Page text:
A Co Donegal priest has said one of the reasons he will be holding his first communions this weekend is because he fears an increase in Covid-19 infections in the coming weeks.
Father John Joe Duffy of St Michael’s Church in Creeslough will celebrate First Communion with 18 students from two local schools.
It will be one of the first churches to give the green light for the sacraments despite government directives against such religious events.
“Personally, I think September will lead to an increase in the virus. We will be entering the flu season and the government is already talking about having to give the population vaccination reminders, ”said Father Duffy.
“I think now, during the summer months, is one of the safest times to hold communions and confirmations. This is one of the many reasons I have for moving forward with Communions after the Bishop of Raphoe, Alan McGuckian, said it was good to do so. “
Father Duffy was supported by parents from local schools including those at Scoil Mhuire National School and Glassan National School.
He noted the fact that large gatherings had been taking place for several weeks now and claimed that the government was in many ways “anti-church” in not allowing communions and confirmations.
“We will have 40,000 people at Croke Park for All-Ireland and I really like GAA. But how can the government say it’s safe but that a small gathering in a church among children who are probably already playing together is not? he said.
“If you break it down, the majority of people will be parents and the majority of them are already vaccinated and there are no plans to vaccinate people between the ages of eight and 12 anyway.
“The government’s arguments just ignore it and I think the church has simply been ignored when the majority of other sectors of our society are allowed to move forward.”
He rejected suggestions that after Communion parties in homes could lead to the spread of the virus. Families would simply return home for family celebrations with godparents and grandparents, he said.
Referring to the recent controversy over a rally of political figures at the Merrion Hotel, Father Duffy added: Government confidence. Clarification would then be given in retrospect and all would be well. “
Last week, tánaist Leo Varadkar apologized for attending the event, which was attended by around 50 people. While the government issued “clarified” guidelines on the gatherings afterwards, Mr. Varadkar denied that they had been updated due to the controversy.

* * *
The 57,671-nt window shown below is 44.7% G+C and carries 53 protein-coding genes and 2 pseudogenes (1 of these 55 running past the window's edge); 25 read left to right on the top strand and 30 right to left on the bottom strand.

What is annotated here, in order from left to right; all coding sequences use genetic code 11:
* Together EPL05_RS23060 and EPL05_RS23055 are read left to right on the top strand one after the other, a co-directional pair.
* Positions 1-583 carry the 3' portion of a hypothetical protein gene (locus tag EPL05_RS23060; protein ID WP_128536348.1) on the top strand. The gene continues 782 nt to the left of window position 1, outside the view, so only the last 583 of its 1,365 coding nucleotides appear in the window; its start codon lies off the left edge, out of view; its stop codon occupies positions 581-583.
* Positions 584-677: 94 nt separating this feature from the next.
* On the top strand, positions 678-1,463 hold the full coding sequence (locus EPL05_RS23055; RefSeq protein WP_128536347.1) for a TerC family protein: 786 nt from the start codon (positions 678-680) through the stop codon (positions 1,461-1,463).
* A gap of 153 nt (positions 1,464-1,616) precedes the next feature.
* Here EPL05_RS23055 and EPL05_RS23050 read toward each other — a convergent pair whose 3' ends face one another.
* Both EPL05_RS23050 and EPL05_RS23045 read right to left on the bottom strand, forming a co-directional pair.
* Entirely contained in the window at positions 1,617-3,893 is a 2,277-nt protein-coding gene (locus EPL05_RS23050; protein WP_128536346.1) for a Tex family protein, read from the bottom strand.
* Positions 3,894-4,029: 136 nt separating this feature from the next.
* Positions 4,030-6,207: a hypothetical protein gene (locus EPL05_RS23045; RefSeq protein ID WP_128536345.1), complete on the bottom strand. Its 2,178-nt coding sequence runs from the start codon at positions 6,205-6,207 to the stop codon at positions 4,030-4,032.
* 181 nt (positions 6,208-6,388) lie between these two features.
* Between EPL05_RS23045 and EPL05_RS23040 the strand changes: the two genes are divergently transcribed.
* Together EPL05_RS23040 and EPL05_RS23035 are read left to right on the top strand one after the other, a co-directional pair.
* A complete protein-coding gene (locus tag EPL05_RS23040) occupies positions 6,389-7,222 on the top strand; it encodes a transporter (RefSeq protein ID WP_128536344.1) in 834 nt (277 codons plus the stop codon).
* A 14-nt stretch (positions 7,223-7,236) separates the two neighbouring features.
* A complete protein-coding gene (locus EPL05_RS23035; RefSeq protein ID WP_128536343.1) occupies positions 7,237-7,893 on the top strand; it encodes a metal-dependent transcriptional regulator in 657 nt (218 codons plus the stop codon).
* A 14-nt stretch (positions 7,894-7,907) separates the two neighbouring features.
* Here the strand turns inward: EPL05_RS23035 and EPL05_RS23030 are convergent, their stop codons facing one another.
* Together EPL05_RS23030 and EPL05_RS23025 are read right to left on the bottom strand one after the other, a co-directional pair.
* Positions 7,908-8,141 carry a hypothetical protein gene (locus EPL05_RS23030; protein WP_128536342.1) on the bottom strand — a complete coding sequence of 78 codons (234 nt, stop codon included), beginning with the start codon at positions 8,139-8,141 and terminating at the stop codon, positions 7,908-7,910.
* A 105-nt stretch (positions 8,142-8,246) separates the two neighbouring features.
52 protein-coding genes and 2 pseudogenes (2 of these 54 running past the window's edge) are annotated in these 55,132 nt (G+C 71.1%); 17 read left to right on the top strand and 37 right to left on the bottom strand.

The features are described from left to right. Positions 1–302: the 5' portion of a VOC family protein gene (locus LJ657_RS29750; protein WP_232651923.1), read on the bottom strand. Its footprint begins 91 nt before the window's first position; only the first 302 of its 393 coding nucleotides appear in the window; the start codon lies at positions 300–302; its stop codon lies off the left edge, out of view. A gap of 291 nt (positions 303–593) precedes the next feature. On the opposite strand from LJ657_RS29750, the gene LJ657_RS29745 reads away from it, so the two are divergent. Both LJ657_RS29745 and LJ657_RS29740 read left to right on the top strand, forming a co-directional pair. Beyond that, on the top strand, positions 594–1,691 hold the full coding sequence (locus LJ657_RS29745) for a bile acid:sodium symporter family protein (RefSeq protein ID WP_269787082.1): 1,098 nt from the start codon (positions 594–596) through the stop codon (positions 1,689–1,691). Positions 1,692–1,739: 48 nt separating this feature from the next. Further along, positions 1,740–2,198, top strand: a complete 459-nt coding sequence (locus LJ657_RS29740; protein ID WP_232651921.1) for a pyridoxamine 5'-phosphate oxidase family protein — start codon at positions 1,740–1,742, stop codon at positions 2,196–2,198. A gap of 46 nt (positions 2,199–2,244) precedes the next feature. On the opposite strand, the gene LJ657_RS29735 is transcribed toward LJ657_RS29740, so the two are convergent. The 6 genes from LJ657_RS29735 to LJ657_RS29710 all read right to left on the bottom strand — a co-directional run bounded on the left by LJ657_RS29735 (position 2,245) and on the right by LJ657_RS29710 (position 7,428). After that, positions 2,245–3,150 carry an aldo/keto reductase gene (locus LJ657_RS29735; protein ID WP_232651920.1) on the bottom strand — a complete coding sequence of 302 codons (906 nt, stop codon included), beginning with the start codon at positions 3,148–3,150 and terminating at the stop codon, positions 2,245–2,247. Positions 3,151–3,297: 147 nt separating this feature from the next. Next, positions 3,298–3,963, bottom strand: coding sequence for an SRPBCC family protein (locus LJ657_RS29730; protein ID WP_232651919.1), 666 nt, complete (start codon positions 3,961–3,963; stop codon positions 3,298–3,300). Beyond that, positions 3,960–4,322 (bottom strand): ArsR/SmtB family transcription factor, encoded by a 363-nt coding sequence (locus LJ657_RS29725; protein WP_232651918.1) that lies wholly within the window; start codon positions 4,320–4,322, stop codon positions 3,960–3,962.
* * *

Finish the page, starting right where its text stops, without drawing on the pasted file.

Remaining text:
The mother of five boys, Treasa McFadden, whose eight-year-old son Mark will make his communion on Sunday, said she had no issues with the conduct of the ceremony.
“There are already 50 people allowed in churches for General Masses, so I just don’t see what the problem is. The vast majority of them are vaccinated and many children are already playing together. I really don’t think the government has given it enough thought, ”she said.
“I look forward to fellowship and confirmations and I know Father John Joe and the church will ensure that all guidelines are followed.
“We will be getting together as a family at the house and there will certainly not be a big party as we are very aware of the guidelines and take care of the safety of our children,” she added.
Noreen Sheridan has a busy month with her nine-year-old daughter Cassie, who makes her communion this weekend, while her son Michael confirms on August 29.
“I really don’t think the government has given enough credit to ordinary people. We’ve been living with Covid for last year so we all know the guidelines. . . We will not put our families at risk. I just think there are so many contradictions in these guidelines, ”she said.
“These children have already suffered and sacrificed so much. I don’t think the government has taken into account the effect of canceling such opportunities on their mental health, ”she added.